Women’s absence from American astronaut candidate pools didn’t go unnoticed, either – and one person wrote to the White House with a particularly personal interest in the topic: aviator Geraldyn “Jerrie” Cobb. Cobb earned her first pilot’s license at age 16 and went on to set world records for speed, altitude, and distance; at age 28, she was named the 1959 “Pilot of the Year” by the National Pilots Association. Cobb had logged thousands of air hours by 1960, when she and other female aviators were recruited for a privately-funded program that subjected them to the same physical, psychological, and technical tests that male astronaut candidates endured. Cobb passed them all, ranking in the top 2% of candidates of any gender.

In 1962, the Soviet Union launched two manned capsules into orbit at the same time, and Cobb sent a telegram to President Kennedy: “Hope in light of new Russian space achievement you will reconsider my request to discuss with you United States putting first woman into space.” Though she’d been appointed as a NASA consultant the previous year, her request was denied. She wrote again in March 1963: “I have not wanted to bother you with this matter but I can be patient no longer. It is a fact that the American people want the United States to put the first woman in space.”

Her lobbying didn’t convince the government, and Soviet cosmonaut Valentina Tereshkova would be the first woman in space three months later. Cobb never went to space, but continued to fly for the rest of her career and was nominated for the Nobel Peace Prize in 1981 for her work piloting relief missions to South America. She noted in a 1998 interview, “I would give my life to fly in space…I would then, and I would now.”

March 13, 1963 Dear Mr. President: It is difficult to write this letter knowing it will be read by your secretaries and assistants and the chances are slim that it will get through to you. I feel compelled to do so anyway, in the faith that the matter will in some way be brought to your attention. Some of your staff are acquainted with my efforts to get the United States to put the first woman in space. For three years I have been working for this, including passing the three phases of astronaut testing. I have discussed this matter with Vice President Johnson and Dr. Welsh of your Space Council as well as many of our country's top space scientists. The reaction has been one of general acceptance: "why don't we do it; now, before Russia?"; "the scientific reasons more than justify the cost"; "what are we waiting for?" are typical of the response. That is, with all except the top echelon of NASA. James Webb appointed me a consultant to NASA over two years ago but never used my services. I have not wanted to bother you with this matter but I can be patient no longer. It is a fact that the American people want the United States to put the first woman in space. While NASA refuses, the Soviet Union openly boasts that they will capture this next important scientific first in space by putting their lady cosmonaut up this year. We could have accomplished this scientific feat last year, and even now, could still beat the USSR if you would make the decision. It need not even be a long orbital shot, or interfere with the current space programs; on a rush basis a sub-orbital shot would suffice or a X-15 flight to a 50 mile altitude. Any aerospace doctor or scientist will tell you the scientific data obstained from such an experiment would be of lasting benefit. Enclosed is a file of my correspondence with NASA, a scrapbook and several clippings. I have worked, studied and prayed for this over three years now and could not give up without one last, final plea to the commander-in-chief. Forgive me for taking up your time but I still believe the matter is of utmost importance, worthy of your serious consideration; and may the Lord guide you in your decision. I have the honor to remain your most obedient servant, Jerrie Cobb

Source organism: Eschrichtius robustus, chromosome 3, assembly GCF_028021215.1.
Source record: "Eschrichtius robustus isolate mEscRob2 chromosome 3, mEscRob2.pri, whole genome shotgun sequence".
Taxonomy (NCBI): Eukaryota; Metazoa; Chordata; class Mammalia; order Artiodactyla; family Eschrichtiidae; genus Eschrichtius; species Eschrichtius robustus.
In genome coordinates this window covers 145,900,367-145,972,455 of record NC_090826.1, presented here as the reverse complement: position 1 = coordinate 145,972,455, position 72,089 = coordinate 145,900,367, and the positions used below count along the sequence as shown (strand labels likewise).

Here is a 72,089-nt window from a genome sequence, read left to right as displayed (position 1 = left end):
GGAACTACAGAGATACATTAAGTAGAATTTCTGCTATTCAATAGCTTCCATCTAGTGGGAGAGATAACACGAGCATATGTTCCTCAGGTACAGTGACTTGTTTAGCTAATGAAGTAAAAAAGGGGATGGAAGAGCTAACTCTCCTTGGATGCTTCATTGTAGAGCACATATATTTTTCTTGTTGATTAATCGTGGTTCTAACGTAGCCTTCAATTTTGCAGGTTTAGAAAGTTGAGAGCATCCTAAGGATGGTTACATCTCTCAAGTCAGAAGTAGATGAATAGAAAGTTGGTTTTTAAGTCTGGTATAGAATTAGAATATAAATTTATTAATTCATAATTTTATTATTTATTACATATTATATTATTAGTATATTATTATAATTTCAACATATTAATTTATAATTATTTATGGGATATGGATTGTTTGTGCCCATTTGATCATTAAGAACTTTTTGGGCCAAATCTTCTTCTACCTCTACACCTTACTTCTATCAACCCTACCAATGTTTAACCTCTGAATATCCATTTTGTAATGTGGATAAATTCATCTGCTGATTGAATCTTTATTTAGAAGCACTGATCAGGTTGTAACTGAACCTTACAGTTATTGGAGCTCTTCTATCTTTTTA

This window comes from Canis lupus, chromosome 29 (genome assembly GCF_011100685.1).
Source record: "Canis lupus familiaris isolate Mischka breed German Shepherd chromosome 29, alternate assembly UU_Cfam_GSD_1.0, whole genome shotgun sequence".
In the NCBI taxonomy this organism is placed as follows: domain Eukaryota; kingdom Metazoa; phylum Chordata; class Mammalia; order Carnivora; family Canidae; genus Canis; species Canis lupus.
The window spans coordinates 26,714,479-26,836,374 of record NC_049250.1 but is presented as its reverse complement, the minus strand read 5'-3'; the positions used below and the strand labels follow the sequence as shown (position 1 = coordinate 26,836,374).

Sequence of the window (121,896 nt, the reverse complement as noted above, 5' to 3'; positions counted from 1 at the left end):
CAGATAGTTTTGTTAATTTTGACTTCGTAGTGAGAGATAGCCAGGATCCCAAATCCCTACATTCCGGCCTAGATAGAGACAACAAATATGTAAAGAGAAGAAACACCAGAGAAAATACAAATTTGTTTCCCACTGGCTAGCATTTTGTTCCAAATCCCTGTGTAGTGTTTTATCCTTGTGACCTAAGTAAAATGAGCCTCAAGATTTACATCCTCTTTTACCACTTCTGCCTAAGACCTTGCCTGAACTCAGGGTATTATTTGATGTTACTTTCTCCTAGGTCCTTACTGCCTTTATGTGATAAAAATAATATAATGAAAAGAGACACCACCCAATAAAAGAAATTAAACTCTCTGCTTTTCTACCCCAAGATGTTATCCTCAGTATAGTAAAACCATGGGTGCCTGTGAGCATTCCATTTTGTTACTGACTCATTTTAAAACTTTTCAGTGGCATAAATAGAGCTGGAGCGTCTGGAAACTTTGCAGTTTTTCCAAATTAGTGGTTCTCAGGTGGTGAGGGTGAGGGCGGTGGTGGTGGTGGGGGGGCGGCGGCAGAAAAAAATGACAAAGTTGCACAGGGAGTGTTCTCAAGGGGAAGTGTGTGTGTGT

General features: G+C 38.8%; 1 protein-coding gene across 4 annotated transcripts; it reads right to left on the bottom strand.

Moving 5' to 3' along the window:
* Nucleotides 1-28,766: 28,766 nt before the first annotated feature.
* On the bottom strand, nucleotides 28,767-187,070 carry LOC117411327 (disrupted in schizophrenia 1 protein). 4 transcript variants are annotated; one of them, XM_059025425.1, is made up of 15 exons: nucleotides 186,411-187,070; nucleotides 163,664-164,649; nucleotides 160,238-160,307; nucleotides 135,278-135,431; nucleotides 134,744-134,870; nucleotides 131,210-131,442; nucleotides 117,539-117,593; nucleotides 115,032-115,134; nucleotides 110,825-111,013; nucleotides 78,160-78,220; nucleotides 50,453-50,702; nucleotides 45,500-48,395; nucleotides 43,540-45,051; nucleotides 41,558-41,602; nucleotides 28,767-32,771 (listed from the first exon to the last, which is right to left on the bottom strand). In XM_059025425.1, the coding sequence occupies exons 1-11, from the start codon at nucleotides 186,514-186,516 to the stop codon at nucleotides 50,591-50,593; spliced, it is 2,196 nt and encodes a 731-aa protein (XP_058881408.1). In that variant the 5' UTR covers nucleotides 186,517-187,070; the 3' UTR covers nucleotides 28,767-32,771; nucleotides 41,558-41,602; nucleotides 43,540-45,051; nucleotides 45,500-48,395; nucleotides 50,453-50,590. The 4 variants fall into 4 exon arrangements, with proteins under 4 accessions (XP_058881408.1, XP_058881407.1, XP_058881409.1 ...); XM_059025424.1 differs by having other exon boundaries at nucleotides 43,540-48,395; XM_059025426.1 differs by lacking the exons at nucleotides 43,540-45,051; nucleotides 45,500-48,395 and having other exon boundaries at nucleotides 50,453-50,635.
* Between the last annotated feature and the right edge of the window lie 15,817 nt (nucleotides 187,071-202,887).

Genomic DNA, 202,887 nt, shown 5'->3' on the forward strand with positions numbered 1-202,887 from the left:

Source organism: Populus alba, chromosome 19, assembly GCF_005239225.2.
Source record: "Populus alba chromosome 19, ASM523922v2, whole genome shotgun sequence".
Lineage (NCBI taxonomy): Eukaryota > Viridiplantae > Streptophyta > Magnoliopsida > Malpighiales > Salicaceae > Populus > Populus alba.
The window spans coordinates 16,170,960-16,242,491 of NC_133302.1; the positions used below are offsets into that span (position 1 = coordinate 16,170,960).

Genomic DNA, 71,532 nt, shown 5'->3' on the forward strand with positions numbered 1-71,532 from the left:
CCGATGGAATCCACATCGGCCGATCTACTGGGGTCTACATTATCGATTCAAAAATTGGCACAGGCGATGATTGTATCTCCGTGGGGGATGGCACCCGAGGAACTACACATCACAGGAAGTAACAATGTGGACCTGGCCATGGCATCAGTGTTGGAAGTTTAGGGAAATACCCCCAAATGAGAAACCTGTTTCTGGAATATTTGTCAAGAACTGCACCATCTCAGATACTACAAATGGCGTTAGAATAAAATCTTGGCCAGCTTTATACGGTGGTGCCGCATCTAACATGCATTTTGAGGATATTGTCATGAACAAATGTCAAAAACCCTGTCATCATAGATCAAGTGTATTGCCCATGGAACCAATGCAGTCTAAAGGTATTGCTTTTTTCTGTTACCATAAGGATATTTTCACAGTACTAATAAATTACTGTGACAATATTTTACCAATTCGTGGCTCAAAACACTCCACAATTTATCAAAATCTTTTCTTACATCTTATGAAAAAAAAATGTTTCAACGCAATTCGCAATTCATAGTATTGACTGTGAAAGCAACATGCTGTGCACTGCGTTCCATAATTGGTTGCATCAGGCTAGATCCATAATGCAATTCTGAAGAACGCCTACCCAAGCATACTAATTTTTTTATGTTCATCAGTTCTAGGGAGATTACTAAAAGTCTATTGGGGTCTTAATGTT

JFKWHCNF-0515-002-p0059. Letter from Jerrie Cobb to President John F. Kennedy regarding women in the space program, March 13 1963. White House Name File, Box 515, “Cobb, J.” John F. Kennedy Presidential Library.

It wasn’t until Dr. Sally Ride’s mission in 1983 that an American woman – and, as the world would learn after her death, a person who identified as part of the LGBTQ+ community – left Earth’s atmosphere. Later that year, Dr. Guion “Guy” Bluford became the first African American in space. As we celebrate these and other iconic achievements in the lead-up to the 50th anniversary of the moon landing, we’re also proud to preserve the records that document lesser-known fights for equal opportunities in the space program, and those who forged a path for the explorers who followed.

Additional sources:

Cobb, Jerrie and Jane Reiker, Woman into Space: The Jerrie Cobb Story, 1963.

Dwight, Edward Jr. Soaring on the Wings of a Dream: The Untold Story of America’s First Black Astronaut, 2009.

Long, Michael G., ed. Gay Is Good: The Life and Letters of Gay Rights Pioneer Franklin Kameny, 2014.

Paul, Richard and Steven Moss. We Could Not Fail: The First African Americans in the Space Program, 2015.

Weitekamp, Margaret A. Right Stuff, Wrong Sex: America’s First Women in Space Program, 2004.